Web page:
Lesson 4: Supporting Structures

Image:  Gingiva.

The gingiva is an important part of the periodontium. In a healthy mouth, the gingiva is the only exposed periodontal tissue. The gingivae are visible, these fleshy structures are commonly called “gums.” The gingivae cover and protect the tooth-bearing bones of the jaw (the mandible and maxilla).

The gingival margin is the top edge of the gingiva surrounding each tooth. The gingiva extending between two neighboring teeth is the interdental papilla.

The gingival sulcus, or gingival crevice and also called the “gum pocket,” is the crevice or pocket between the neck of the tooth and the top of the gums, or gingival crest.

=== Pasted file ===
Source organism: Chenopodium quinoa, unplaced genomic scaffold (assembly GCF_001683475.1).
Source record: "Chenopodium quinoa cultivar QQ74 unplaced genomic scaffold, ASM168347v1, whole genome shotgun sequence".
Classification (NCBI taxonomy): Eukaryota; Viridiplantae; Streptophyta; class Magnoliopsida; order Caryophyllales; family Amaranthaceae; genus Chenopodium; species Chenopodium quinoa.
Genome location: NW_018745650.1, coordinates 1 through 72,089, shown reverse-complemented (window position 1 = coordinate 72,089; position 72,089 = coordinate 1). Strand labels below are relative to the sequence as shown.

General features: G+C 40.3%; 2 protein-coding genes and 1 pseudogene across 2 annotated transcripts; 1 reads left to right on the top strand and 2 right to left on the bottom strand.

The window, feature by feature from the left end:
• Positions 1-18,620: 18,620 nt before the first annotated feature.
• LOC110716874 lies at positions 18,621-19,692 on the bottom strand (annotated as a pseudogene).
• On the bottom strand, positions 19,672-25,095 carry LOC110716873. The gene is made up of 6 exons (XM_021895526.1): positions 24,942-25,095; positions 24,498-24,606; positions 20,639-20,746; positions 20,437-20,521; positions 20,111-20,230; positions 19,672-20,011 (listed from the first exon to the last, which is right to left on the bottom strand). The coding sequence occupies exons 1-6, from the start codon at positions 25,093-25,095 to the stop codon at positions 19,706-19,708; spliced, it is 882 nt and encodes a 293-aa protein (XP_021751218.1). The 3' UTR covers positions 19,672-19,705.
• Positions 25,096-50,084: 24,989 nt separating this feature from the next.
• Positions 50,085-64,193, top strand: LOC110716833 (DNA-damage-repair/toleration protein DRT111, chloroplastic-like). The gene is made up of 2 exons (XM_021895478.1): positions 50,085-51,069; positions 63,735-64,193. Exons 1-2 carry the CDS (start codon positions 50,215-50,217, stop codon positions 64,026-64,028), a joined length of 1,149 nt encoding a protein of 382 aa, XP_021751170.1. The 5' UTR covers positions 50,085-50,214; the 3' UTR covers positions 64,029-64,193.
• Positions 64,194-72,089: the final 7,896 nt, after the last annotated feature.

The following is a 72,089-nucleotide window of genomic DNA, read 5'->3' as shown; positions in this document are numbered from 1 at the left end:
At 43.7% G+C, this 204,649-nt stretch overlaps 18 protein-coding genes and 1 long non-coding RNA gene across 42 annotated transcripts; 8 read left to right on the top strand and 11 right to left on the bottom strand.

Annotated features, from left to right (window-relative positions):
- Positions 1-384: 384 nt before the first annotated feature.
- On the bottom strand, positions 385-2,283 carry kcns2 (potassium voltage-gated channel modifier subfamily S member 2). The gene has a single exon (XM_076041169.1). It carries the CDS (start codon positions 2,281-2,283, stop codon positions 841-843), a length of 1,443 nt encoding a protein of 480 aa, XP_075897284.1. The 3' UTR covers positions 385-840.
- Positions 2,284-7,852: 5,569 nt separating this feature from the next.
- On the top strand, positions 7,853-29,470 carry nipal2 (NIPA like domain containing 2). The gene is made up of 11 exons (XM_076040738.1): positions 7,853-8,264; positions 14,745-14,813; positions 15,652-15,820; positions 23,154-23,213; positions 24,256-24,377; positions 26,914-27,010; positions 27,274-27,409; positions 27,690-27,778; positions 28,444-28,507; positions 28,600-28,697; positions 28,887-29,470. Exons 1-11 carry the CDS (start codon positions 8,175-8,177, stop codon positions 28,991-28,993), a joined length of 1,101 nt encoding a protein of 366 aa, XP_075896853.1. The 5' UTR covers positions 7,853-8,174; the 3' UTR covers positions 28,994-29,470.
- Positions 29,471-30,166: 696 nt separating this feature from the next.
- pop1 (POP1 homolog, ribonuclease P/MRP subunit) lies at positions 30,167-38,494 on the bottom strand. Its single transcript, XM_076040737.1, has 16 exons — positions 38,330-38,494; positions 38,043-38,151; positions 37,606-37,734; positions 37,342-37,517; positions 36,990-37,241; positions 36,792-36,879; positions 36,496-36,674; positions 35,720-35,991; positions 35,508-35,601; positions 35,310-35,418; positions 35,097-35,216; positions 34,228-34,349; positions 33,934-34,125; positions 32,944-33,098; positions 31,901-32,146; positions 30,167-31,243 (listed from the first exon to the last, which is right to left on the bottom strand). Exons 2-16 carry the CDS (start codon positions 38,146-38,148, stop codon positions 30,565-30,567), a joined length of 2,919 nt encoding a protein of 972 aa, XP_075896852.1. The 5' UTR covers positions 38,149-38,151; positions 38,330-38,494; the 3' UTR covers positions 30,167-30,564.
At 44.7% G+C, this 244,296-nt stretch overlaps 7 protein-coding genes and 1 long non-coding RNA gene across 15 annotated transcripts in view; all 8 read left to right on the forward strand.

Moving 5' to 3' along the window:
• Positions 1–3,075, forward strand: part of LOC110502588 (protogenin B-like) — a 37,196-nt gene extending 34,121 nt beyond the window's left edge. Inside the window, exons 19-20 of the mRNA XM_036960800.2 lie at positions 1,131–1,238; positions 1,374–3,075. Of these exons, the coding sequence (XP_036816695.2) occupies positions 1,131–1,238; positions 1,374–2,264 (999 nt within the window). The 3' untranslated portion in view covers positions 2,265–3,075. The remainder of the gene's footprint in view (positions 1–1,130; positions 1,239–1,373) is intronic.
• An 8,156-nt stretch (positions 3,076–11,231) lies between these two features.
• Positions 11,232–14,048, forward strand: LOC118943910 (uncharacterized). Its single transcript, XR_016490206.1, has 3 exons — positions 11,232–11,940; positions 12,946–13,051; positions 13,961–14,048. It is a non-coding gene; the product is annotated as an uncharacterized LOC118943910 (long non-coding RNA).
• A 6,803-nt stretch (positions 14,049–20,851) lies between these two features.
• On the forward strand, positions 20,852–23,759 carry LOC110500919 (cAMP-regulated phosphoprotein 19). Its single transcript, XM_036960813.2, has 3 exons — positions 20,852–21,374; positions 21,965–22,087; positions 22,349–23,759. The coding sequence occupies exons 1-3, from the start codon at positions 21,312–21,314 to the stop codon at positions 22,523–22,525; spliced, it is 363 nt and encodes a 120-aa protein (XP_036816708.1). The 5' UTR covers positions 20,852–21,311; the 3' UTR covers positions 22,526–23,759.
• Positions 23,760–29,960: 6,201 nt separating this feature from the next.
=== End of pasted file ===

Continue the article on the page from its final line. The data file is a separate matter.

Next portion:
Dr. Lee to John: "John, since you’re in for your six-month check-up, we will be checking the size of your gingival pockets as a measure of your gingival health."

Here we can see John’s gingiva. Healthy gingivae have a salmon or coral-pink color, like his do. Upon closer examination, the tissue of John’s gingiva is stippled and firm, without embrasure, and the bone level is at the normal height.

Dr. Lee to John: "You must have been flossing regularly, because your gingivae look nice and healthy."


We classify the health of gingiva by measuring the depth in millimeters of each gingival sulcus with a periodontal probe.

Shallower probing measurements are an indication of good health, whereas deeper measurements can indicate disease.

Probing each gingival sulcus reveals that they are between 1 mm and 3 mm in depth, a healthy amount.

Dr. Lee to John: "Your gingival pockets look healthy and firm … keep up the good oral care!"